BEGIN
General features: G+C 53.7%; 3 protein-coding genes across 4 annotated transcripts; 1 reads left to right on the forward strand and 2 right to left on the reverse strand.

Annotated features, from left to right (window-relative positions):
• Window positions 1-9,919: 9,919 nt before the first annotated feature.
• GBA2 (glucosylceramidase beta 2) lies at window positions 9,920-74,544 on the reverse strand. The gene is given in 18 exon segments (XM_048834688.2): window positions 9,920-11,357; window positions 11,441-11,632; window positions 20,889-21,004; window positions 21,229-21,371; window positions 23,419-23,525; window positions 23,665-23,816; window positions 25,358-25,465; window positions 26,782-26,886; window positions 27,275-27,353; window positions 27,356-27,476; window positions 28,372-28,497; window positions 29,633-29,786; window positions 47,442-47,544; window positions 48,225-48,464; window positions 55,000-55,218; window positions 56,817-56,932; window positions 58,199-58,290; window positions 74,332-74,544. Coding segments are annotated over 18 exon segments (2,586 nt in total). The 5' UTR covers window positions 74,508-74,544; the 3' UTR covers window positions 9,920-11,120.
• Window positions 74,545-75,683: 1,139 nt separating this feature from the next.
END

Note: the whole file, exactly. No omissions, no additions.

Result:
General features: G+C 53.7%; 3 protein-coding genes across 4 annotated transcripts; 1 reads left to right on the forward strand and 2 right to left on the reverse strand.

Annotated features, from left to right (window-relative positions):
• Window positions 1-9,919: 9,919 nt before the first annotated feature.
• GBA2 (glucosylceramidase beta 2) lies at window positions 9,920-74,544 on the reverse strand. The gene is given in 18 exon segments (XM_048834688.2): window positions 9,920-11,357; window positions 11,441-11,632; window positions 20,889-21,004; window positions 21,229-21,371; window positions 23,419-23,525; window positions 23,665-23,816; window positions 25,358-25,465; window positions 26,782-26,886; window positions 27,275-27,353; window positions 27,356-27,476; window positions 28,372-28,497; window positions 29,633-29,786; window positions 47,442-47,544; window positions 48,225-48,464; window positions 55,000-55,218; window positions 56,817-56,932; window positions 58,199-58,290; window positions 74,332-74,544. Coding segments are annotated over 18 exon segments (2,586 nt in total). The 5' UTR covers window positions 74,508-74,544; the 3' UTR covers window positions 9,920-11,120.
• Window positions 74,545-75,683: 1,139 nt separating this feature from the next.